- Federal court proceedings
- Congressional investigations and congressional inquiries
- Internal investigation of employees and executives
- Investigations by government agencies and federal agencies
- Corporate investigations
- Investigations of private companies
Defenses for White Collar Crime
There are many possible defenses for the long list of white collar crimes. A good white collar crime attorney will be able to apply the relevant defenses in your case. Below, we list just a few of the options we might use in your case.
- Identifying weaknesses in the prosecution’s case: Most prosecutors refrain from taking these cases to federal court unless they have a fair amount of evidence against the defendant. However, criminal prosecution is not an exact science. It is entirely possible for federal authorities and prosecutors to make mistakes during a government investigation. Your white collar crime lawyer will work tirelessly to find these mistakes and capitalize on them.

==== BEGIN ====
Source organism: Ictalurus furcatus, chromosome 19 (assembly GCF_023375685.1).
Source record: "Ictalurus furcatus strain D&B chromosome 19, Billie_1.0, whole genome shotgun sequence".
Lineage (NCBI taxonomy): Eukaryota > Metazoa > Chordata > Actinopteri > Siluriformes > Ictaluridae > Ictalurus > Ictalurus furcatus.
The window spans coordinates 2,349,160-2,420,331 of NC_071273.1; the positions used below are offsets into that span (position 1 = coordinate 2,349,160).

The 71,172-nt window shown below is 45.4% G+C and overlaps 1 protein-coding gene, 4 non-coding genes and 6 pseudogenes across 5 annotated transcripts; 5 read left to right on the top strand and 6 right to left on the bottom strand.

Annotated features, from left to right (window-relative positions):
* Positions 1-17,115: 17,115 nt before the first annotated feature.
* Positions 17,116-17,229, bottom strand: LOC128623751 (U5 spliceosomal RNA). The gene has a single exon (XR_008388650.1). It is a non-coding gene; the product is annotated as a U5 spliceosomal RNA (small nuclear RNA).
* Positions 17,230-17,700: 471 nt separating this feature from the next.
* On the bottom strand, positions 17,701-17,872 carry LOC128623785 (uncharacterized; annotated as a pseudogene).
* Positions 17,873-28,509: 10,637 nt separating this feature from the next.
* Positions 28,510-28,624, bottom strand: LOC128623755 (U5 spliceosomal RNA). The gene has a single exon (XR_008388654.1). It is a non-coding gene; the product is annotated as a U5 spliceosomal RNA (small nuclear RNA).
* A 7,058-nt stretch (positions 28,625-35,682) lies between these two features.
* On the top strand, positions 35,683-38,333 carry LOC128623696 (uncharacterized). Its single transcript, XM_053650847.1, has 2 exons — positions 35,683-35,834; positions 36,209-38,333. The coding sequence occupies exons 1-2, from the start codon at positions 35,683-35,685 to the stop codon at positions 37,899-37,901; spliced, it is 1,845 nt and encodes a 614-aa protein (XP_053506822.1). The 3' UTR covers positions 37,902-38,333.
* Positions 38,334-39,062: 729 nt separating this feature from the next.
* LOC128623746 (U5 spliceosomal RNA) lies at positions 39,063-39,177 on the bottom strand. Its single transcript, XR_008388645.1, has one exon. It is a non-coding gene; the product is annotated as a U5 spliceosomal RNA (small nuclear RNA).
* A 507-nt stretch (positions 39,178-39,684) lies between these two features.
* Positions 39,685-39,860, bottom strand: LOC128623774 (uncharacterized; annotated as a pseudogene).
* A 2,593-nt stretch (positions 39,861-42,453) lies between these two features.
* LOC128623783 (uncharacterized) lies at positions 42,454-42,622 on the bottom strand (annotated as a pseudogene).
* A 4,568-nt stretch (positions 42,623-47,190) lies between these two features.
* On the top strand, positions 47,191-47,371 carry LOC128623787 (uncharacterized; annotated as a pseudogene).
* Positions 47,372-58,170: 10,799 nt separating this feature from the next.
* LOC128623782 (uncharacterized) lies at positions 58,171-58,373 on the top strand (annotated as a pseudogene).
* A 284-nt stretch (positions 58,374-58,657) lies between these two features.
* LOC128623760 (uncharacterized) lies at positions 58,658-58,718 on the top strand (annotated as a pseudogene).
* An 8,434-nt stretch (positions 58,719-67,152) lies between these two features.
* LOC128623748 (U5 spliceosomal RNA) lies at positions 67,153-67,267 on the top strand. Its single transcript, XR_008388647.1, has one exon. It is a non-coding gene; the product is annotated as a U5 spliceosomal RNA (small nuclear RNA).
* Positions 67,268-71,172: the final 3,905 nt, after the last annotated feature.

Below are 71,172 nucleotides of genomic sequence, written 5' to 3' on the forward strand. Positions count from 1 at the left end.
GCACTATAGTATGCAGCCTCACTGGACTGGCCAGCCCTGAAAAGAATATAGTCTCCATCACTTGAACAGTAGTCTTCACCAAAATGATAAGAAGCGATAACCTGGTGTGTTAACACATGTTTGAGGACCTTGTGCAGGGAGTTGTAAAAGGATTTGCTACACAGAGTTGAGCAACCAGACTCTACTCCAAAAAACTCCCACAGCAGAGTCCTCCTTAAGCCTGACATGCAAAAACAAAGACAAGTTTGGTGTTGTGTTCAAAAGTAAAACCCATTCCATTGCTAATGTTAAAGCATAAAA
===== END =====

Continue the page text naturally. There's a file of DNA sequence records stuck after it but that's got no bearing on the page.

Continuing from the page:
- Lack of knowledge: In many cases, defendants cannot use a lack of knowledge as a defense. However, some cases involve many different people working together to commit one crime. If the defendant did not know the intent was to commit a crime when they were carrying it out, this could serve as a valid defense in white collar cases.
- Entrapment: This is a valid defense in many criminal investigations. The defendant and their lawyer must prove that they would not have committed the crime in question if they had not been influenced by a government official.
- Coercion: This involves being forced to commit a crime. For example, if someone threatened another person with harm if they refused to commit the crime, this could be a valid defense.
- Lack of intent: If the defense team can prove that the defendant simply made a mistake and did not financially benefit from the act, they can use lack of intent as a defense. If it is not possible to prove that the defendant intended to commit a crime, the case might be thrown out entirely.
Do I Need a Lawyer for White Collar Crime Defense?
If you’ve been charged with a federal white collar crime, you need to contact a white collar criminal defense lawyer as soon as possible. At Ybarra Maldonado & Alagha Law Group, we have the knowledge and experience necessary to defend you against accusations like these. We understand that your livelihood and reputation are on the line. That’s why we will rest at nothing in our defense of your case. To schedule an appointment with us, please call 602-910-4040 today.